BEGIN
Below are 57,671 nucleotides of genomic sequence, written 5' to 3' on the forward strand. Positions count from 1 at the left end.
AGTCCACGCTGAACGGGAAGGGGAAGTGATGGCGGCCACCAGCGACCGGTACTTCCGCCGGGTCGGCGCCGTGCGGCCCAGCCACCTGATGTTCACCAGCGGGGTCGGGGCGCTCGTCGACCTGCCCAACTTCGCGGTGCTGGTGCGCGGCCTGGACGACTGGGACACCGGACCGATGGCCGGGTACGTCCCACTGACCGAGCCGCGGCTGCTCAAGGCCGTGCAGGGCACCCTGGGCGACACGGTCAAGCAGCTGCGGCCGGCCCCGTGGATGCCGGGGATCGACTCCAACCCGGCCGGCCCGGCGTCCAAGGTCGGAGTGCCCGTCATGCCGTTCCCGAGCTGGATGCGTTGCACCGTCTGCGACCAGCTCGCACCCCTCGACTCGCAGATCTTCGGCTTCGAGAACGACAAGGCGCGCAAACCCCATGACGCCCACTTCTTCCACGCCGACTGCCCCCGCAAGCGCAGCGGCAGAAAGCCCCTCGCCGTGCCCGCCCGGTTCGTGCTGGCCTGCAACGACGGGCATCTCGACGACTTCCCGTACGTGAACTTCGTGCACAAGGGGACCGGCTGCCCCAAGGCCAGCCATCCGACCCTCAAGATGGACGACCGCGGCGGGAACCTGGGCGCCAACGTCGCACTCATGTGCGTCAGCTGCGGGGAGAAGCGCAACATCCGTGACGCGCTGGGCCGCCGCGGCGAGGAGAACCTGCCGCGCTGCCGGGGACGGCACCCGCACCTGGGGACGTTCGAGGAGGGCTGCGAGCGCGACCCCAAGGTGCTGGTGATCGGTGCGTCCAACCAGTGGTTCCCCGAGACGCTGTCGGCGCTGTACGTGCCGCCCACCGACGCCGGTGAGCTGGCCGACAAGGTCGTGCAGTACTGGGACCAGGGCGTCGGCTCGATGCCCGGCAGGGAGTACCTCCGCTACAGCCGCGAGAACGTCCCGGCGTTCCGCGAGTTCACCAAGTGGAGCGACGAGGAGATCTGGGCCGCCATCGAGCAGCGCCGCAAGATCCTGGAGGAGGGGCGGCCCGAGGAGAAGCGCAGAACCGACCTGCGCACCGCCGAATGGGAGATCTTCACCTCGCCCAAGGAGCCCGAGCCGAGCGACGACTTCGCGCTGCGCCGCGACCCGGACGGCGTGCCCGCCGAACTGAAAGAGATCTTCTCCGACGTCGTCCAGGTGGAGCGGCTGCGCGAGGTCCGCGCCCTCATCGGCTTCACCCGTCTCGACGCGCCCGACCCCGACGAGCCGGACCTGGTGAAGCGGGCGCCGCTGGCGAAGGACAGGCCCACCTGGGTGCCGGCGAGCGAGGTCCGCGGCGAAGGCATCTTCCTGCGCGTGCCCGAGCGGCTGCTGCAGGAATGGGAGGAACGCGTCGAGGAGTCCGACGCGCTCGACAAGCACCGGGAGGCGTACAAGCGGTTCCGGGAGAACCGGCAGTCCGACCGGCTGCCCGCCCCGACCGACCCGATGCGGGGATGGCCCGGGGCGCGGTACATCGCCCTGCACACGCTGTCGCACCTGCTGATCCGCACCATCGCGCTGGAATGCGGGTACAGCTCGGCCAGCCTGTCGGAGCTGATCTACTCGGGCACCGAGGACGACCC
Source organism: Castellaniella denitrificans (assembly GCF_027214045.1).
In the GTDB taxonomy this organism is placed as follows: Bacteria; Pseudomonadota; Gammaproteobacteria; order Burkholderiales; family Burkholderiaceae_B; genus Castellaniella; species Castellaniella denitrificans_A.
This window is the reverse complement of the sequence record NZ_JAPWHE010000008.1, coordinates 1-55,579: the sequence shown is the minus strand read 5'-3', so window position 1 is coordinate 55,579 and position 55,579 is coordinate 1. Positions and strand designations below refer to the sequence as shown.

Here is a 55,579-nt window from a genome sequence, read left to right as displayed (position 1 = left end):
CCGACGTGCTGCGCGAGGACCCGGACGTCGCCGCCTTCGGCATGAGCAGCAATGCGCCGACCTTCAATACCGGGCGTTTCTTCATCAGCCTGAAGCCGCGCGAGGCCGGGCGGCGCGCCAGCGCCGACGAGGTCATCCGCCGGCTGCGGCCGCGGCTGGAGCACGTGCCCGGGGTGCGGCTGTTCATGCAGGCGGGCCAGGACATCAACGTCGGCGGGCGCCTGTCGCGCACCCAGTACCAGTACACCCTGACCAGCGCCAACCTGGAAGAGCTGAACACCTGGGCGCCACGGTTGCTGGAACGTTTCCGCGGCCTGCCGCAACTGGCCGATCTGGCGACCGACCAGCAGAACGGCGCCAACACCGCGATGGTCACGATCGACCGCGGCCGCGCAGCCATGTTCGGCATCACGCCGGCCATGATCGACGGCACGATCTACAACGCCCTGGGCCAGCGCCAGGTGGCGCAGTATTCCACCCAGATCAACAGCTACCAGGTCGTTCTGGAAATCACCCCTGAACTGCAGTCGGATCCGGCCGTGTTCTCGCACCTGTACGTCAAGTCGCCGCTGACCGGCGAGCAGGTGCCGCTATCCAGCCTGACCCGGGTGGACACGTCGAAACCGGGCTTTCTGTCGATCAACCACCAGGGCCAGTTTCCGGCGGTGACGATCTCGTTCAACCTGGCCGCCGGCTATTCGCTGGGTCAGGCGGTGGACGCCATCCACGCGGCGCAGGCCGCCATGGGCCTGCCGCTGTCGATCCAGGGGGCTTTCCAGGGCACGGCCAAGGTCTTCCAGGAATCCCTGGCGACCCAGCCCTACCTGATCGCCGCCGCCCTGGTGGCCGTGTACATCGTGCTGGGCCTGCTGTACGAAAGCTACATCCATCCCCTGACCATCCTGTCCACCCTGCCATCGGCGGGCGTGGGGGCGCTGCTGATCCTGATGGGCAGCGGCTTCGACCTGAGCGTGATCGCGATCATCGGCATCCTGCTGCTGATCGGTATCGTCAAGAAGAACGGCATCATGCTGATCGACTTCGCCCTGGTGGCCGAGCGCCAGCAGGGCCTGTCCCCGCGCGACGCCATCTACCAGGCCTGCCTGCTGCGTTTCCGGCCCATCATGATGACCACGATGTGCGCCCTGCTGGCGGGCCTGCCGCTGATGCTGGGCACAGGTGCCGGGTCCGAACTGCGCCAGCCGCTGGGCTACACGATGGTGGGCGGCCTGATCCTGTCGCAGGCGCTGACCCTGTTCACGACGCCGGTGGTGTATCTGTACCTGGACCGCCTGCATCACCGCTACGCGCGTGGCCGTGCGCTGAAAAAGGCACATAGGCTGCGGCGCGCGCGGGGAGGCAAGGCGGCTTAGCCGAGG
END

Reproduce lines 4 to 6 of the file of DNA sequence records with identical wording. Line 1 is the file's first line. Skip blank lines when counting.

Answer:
In the GTDB taxonomy this organism is placed as follows: Bacteria; Pseudomonadota; Gammaproteobacteria; order Burkholderiales; family Burkholderiaceae_B; genus Castellaniella; species Castellaniella denitrificans_A.
This window is the reverse complement of the sequence record NZ_JAPWHE010000008.1, coordinates 1-55,579: the sequence shown is the minus strand read 5'-3', so window position 1 is coordinate 55,579 and position 55,579 is coordinate 1. Positions and strand designations below refer to the sequence as shown.

Here is a 55,579-nt window from a genome sequence, read left to right as displayed (position 1 = left end):